Remember how we defined ecosystems? It’s not just the living bits, the plants and the animals, that make up an ecosystem. It’s everything. It’s the soil, the air, the water, and the rocks and minerals too.
Only when all of these components are forced to interact with one another, as they are in a closed system like a sealed jar, do they begin to function as a discrete ecosystem. Potted plants aren’t an ecosystem in and of themselves, they’re a part of the larger system around them. A closed terrarium relies on just itself.
Not to mention you get to keep cool animals without worrying about them getting out. Sure, it’s mostly bugs and worms and whatever, but they’re pretty fascinating in their own right. We hardly ever get to seem them going about their daily life, especially those that hang out underground.
If your goal is to have a Pinterest-worthy terrarium, going with a sealed system probably isn’t the best option. It’ll doubtless get ugly. Life gets ugly sometimes. It will, however, be a fully-autonomous, independent, and unique world all its own.
That’s the true draw of the sealed terrarium (and the inspiration for this whole website!). You get to observe on a micro-scale the same processes that occur on a global scale every day. You’re meant to be a passive observer. These terrariums are about satisfying intellectual curiosity and perhaps challenging your intuition of the components of stable ecosystems.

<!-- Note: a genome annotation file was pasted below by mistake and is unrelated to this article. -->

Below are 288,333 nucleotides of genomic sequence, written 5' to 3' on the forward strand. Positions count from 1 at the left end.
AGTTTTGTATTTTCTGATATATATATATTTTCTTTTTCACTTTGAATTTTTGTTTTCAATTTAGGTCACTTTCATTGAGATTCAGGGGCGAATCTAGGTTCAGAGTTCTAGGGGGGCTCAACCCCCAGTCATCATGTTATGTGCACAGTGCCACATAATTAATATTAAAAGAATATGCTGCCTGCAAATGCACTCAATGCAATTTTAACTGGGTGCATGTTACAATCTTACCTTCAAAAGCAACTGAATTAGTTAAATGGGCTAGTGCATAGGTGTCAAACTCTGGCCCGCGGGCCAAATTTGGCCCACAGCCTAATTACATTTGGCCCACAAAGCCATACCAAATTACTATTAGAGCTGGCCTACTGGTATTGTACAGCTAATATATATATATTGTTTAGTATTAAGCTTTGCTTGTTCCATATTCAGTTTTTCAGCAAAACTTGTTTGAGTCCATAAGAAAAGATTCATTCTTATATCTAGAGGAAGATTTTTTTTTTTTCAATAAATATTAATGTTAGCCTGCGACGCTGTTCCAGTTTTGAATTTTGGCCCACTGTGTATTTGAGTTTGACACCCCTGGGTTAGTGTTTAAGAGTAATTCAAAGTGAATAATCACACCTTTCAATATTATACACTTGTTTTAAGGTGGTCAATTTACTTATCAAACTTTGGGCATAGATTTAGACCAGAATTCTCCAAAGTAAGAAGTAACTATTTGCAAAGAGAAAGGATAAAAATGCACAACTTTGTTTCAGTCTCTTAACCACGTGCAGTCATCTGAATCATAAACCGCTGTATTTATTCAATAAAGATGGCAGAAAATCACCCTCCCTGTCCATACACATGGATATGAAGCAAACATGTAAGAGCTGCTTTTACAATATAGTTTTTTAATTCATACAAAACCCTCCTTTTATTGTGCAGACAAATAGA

We Choose Sealed Terrariums
It’s up to you as a creator, but for the purposes of this site, pretty much all the educational material and guides will be working towards creating a sealed terrarium. After all, you’re on SelfSustainingEcosystem.com!
That perspective can be considered a “restricted” view on terrariums. Everything we’ll discuss will be applicable to unsealed (or occasionally unsealed) terrariums too, with slight tweaks, so it’s useful material regardless.
There are no terrarium police enforcing the rules and regulations on sealed vs unsealed. Do what you want, try new stuff, learn along the way. Tell us what you discover!
Hi, I am interested in making small scale sealed terrariums for each student. Where do i get substrate? I own a large fittonia .where to start is what I am asking?